The Human Spirit: Dr. Ruth in Motown
November 6, 2015
It isn’t false modesty but the 600 men and (mostly) women in the audience have come to hear Dr. Ruth. I am, you will pardon the expression, the warmup speaker. Dr. Ruth Westheimer, 1.4 meters, age 87, with a distinctive German- Swiss-French-Israeli accent, is the world’s most famous counselor on sex.
We’re in Detroit.
When I accepted this gig for Hadassah months ago, I figured I would speak mostly about the superlative research in our small country, which is bringing hope to sufferers of macular degeneration, heart disease and the dreaded ALS.
I would talk to young Jewish women about the controversy surrounding tests for genetic mutations that predispose them to breast cancer.
But now there is the new wave of terrorism, and the whys of the intensity of the violence and the challenges of treating the survivors and the terrorists. Instead of describing petri dishes and clinical trials, there are patients I have met post-stabbing, and the visits by New York City Mayor Bill de Blasio and UN Secretary-General Ban Ki-moon.
Westheimer has tears in her eyes when I describe the heroic dedication of the healers and those who need healing, and I have tears in my eyes, too, as she talks – not about the subject that has surely drawn the crowd but about her 20th birthday, June 4, 1948.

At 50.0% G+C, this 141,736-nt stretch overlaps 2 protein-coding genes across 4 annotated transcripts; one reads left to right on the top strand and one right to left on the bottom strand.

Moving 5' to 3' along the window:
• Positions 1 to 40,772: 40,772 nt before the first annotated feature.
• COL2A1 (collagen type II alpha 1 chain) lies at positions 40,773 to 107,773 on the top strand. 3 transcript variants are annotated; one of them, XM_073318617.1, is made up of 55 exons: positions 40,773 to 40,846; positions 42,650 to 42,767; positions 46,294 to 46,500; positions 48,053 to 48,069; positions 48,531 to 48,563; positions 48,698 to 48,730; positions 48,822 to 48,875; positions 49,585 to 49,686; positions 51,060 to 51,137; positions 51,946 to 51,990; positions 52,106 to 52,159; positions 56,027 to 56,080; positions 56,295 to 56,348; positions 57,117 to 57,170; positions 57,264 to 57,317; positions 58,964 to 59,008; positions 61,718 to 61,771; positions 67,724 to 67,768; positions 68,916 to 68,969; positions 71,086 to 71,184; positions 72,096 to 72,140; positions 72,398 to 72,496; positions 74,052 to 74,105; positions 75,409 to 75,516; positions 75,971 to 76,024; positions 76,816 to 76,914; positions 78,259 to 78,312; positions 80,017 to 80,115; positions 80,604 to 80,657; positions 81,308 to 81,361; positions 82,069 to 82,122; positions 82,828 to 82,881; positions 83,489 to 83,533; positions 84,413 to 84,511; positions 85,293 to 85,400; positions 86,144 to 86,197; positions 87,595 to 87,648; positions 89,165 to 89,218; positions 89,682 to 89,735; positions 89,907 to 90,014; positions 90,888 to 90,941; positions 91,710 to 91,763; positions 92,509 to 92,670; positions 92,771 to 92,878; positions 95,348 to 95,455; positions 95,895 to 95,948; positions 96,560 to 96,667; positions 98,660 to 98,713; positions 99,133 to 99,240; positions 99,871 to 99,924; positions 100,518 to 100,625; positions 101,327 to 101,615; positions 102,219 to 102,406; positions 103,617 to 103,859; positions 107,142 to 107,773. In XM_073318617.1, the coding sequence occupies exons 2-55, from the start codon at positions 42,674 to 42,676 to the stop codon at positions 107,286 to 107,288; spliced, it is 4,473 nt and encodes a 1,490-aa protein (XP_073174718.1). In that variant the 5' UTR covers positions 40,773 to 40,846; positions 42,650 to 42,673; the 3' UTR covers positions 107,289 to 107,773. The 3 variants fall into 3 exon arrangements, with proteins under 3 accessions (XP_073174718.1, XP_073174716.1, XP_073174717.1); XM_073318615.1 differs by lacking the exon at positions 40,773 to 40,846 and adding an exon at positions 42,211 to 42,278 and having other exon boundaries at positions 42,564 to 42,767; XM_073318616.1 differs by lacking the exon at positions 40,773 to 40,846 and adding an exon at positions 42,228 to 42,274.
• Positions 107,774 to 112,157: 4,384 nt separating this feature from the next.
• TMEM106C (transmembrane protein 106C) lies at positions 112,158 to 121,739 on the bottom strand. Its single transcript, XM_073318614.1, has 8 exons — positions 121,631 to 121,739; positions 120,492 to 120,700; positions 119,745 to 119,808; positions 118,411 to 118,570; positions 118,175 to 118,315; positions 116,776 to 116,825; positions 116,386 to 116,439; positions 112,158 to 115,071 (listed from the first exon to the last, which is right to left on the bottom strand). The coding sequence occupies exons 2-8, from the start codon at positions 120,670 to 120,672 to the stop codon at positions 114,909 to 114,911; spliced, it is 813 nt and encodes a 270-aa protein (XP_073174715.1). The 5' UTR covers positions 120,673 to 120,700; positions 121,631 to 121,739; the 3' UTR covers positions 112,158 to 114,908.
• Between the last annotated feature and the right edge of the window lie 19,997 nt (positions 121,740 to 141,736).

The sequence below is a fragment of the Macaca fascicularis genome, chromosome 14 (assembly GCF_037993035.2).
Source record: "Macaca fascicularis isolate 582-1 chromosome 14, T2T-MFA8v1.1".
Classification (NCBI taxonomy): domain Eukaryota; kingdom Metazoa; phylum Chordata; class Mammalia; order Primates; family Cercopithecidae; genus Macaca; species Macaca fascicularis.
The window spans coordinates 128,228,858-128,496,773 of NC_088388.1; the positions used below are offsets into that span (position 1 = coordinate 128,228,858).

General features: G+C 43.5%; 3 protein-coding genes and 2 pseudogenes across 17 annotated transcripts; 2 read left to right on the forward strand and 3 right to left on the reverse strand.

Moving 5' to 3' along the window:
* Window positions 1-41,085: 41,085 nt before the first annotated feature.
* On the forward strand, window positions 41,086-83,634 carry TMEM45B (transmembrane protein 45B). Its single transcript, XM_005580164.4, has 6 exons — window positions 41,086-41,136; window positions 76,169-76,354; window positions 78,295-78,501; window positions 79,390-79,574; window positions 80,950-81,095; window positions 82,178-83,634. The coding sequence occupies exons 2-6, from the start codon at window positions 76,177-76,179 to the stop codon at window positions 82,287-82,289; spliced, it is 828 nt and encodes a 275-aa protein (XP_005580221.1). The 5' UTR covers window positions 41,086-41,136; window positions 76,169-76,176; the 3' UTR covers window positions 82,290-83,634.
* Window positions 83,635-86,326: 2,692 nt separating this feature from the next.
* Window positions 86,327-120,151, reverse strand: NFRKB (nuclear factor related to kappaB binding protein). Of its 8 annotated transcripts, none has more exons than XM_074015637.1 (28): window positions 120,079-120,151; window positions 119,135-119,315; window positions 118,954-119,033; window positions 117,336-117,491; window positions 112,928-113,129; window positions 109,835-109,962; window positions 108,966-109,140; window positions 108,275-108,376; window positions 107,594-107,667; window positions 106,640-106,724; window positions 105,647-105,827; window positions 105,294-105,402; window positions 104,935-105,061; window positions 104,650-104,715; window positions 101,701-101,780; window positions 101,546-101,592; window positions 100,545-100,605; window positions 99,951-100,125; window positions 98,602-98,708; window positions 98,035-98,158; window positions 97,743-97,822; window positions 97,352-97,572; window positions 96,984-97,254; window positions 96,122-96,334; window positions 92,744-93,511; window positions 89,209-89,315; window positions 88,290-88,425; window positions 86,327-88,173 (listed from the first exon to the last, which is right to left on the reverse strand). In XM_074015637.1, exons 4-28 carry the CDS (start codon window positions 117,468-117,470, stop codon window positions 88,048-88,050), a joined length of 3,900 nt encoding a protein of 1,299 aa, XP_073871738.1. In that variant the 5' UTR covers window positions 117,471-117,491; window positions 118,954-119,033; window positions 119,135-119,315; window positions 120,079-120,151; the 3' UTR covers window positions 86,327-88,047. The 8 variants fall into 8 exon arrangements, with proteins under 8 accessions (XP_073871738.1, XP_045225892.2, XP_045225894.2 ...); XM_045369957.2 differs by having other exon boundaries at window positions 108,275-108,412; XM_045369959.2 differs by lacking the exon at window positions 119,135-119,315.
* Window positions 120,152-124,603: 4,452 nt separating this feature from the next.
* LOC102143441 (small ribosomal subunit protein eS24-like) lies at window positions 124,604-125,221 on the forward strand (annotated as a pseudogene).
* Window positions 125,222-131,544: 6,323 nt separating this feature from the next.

Karola Ruth Siegel qualified for the 1938 children’s transport to Switzerland because her father had already been rounded up. She spent the war there, grateful to be alive but disgruntled with the training in housekeeping she received and a sadistic headmaster.
At 17, she sailed for Israel and enlisted in the Hagana. She realized that despite being short, she was a superb sniper.
One afternoon, air raid sirens went off. Ruth was in the dorm of Beit Hehalutz, home to future teachers and current fighters. Concerned that she would be stuck in the shelter for hours, she went to get the new Hebrew novel she’d received as a birthday present.
The shells caught her on the stairs going down to the shelter. A friend on the stairs was killed, and Ruth sustained serious wounds. The ambulance brought her to what was then Hadassah Hospital.
These were the months after the attack on the Hadassah medical convoy (April 13, 1948), and Hadassah Hospital was spread in buildings in downtown Jerusalem. She was healed and – this is Dr. Ruth, after all – had a romantic interlude with one of the doctors.
At 87 her legs are fine – I sprinted up after her on the carpeted stairs to the synagogue bima where we spoke and she declined any help. What twisted my heart was the similarity between back then and now, that we’re still facing hatred and threats and needing to find creative ways to bind up the wounds.
One of the concerns I hear from the women and men I’m engaging with here in the United States is the uncertainty about Israel among the younger generation, their own children and grandchildren who have grown up with Zionist role models at home. They even blame their parents for not sharing the Palestinian narrative with them.
I tell them about the story of the two boys who were patients recently at Hadassah.